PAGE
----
Dr. Dawg

Feeling the Berd

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As a student of anthropology, I’ve long been fascinated by our relations, real and more often imagined, with the animal kingdom. I’ve moved on from the Levi-Straussian nature/culture divide, but I still think that our odd fascination with animals speaks to our steady retreat from the unconstructed environment (or “untamed world” for those wanting dominion over everything), an ecosystem in which we once lived with humility, respect and awe. John Berger has really said most of what needs to be said on the subject.

The Bernie Sanders clip repays our attention. The crowd is first to notice the bird. Such a small occurrence, a mere appearance near the podium, to produce such a strong and joyful reaction. When Bernie takes note, his attention drawn by his audience, his visceral, spontaneous response is to smile broadly. When the bird flies up to the podium itself, the emotional intensity rises.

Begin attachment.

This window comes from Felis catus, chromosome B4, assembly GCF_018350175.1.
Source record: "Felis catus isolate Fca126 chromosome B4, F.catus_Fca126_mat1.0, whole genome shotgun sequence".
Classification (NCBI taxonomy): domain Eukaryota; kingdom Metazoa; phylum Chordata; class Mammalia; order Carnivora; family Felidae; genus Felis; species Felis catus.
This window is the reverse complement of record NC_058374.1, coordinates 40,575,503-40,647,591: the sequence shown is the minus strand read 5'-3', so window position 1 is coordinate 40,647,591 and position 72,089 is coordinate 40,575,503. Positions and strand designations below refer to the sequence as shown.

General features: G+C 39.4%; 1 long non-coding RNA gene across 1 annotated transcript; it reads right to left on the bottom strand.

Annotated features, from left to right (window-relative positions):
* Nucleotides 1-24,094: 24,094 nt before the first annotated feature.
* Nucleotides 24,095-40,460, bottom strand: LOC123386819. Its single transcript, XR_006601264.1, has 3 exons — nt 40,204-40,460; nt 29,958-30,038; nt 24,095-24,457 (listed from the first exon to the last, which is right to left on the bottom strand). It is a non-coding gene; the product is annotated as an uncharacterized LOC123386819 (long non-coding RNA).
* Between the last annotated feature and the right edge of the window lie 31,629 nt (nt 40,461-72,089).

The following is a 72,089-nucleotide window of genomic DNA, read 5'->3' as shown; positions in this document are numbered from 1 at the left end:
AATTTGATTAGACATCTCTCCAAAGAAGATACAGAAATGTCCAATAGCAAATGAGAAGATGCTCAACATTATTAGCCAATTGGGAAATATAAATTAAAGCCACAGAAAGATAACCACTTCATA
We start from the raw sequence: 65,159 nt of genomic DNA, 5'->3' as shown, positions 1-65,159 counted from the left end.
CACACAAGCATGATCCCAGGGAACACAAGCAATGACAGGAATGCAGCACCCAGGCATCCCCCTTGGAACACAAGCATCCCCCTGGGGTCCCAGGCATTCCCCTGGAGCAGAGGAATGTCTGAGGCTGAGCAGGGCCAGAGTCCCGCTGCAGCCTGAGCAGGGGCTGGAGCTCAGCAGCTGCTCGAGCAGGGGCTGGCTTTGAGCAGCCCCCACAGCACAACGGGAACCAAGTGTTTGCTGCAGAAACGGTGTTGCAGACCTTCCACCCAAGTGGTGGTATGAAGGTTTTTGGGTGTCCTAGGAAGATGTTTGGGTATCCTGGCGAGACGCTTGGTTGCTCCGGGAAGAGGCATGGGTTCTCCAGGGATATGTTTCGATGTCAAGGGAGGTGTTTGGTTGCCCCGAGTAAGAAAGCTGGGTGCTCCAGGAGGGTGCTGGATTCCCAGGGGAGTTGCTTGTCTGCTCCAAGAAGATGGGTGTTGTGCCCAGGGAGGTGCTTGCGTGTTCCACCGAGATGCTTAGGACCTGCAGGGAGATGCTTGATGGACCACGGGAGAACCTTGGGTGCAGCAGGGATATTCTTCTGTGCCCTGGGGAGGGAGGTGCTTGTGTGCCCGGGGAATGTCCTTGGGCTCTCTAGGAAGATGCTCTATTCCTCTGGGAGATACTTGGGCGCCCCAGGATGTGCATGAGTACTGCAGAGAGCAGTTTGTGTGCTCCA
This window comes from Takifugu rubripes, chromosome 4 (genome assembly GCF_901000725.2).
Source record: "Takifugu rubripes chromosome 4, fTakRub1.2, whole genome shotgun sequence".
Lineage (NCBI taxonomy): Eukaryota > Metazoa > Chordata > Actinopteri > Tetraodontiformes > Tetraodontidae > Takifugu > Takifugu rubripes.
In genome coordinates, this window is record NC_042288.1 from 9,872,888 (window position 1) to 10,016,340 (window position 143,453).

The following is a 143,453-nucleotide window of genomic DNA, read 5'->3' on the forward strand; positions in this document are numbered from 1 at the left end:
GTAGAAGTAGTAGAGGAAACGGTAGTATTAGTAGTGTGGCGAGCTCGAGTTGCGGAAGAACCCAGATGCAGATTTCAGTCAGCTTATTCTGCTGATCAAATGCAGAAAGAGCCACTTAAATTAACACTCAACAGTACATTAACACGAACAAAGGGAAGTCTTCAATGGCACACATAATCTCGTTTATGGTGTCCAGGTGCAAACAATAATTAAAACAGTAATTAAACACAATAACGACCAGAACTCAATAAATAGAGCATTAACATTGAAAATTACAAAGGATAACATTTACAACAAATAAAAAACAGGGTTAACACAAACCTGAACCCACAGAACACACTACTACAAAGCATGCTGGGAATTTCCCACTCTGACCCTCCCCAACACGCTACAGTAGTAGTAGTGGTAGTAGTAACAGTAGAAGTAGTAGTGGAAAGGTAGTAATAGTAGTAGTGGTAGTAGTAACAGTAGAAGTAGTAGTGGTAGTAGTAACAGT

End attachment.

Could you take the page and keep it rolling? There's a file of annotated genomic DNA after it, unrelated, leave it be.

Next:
If we step back a bit, it all seems inexplicably over the top. Yet we too are stirred.

Then Bernie speaks. There is something “symbolic” about this, he says. Certainly we can understand the rich symbolic potential of such occurrences, as we seek meaningful connection with the receding non-human world, but he ploughs on, with a cringeworthy reference to the dove of peace and an anti-war theme. What has just happened, however, cannot be so easily transformed into a campaign gracenote. The crowd applauds—but the ineffable moment is lost.

Had he only had the wisdom and the will to be silent. But politics, even in such capable hands, is not about silence.

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This page contains a single entry by Dr. Dawg published on March 28, 2016 2:57 AM.

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